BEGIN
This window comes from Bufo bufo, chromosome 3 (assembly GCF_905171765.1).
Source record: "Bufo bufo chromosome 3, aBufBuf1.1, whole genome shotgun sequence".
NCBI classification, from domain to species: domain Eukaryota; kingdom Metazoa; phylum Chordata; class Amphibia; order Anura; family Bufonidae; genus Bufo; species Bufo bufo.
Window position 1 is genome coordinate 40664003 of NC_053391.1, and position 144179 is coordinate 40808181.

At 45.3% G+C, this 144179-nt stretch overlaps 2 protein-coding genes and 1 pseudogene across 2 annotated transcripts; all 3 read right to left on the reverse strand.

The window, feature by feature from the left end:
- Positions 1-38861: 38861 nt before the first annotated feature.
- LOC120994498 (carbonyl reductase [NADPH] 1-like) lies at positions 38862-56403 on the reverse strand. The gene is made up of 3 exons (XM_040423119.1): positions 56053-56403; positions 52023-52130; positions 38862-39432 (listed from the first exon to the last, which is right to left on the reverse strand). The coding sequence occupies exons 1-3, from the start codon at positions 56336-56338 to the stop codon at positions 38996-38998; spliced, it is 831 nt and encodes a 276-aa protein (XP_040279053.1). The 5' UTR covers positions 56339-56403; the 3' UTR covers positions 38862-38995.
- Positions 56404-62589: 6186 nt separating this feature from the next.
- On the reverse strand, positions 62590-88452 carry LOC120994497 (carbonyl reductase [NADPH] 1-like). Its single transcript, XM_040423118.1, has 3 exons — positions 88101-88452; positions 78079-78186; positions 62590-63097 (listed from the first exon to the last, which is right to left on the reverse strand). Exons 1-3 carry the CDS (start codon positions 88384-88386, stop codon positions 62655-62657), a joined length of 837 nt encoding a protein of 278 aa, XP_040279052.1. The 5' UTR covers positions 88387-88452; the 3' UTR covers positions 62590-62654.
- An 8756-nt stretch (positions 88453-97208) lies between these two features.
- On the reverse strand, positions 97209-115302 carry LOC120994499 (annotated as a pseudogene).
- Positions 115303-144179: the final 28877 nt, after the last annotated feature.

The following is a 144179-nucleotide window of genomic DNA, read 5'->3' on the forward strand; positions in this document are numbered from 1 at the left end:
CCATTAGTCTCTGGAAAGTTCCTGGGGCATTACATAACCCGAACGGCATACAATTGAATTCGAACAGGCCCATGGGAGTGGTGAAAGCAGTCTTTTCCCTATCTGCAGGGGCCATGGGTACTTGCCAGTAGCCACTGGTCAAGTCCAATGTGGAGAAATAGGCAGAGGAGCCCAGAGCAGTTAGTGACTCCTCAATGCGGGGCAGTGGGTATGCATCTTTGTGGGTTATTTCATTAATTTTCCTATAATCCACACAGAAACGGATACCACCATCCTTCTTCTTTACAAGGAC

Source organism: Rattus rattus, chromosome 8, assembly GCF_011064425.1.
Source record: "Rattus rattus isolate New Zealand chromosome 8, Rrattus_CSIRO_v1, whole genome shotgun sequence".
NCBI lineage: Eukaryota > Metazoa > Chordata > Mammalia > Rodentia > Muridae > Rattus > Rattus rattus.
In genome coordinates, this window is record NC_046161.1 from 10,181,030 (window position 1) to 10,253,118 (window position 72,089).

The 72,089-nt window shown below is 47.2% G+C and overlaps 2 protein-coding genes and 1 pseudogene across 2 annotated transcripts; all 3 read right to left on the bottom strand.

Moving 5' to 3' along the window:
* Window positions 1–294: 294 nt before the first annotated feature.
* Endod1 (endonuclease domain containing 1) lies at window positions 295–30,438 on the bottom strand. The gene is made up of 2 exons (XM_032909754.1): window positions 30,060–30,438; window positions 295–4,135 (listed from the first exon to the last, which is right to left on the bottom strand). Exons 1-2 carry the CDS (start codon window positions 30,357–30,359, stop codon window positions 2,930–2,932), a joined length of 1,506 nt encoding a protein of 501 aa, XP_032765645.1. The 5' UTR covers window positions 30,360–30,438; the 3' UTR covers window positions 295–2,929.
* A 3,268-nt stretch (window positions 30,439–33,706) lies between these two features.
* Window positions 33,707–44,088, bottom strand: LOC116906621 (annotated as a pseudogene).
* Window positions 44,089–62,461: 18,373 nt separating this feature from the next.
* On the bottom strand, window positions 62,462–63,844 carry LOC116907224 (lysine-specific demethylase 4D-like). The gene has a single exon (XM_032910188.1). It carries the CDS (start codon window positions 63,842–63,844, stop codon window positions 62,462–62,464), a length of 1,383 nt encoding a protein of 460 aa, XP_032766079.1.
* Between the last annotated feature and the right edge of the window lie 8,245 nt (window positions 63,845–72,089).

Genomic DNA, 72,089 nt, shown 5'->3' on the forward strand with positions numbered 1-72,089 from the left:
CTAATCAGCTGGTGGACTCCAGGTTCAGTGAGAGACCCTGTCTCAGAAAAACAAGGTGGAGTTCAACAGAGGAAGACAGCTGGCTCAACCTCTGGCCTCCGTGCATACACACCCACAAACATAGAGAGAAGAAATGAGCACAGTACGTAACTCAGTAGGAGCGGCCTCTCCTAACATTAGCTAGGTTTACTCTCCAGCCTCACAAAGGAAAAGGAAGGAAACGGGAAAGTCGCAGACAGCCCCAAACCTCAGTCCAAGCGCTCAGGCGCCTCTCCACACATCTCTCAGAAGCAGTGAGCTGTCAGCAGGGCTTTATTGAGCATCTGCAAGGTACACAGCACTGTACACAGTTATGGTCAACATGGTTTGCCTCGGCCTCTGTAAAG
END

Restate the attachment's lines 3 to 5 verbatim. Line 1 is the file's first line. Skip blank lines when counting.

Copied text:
NCBI classification, from domain to species: domain Eukaryota; kingdom Metazoa; phylum Chordata; class Amphibia; order Anura; family Bufonidae; genus Bufo; species Bufo bufo.
Window position 1 is genome coordinate 40664003 of NC_053391.1, and position 144179 is coordinate 40808181.

At 45.3% G+C, this 144179-nt stretch overlaps 2 protein-coding genes and 1 pseudogene across 2 annotated transcripts; all 3 read right to left on the reverse strand.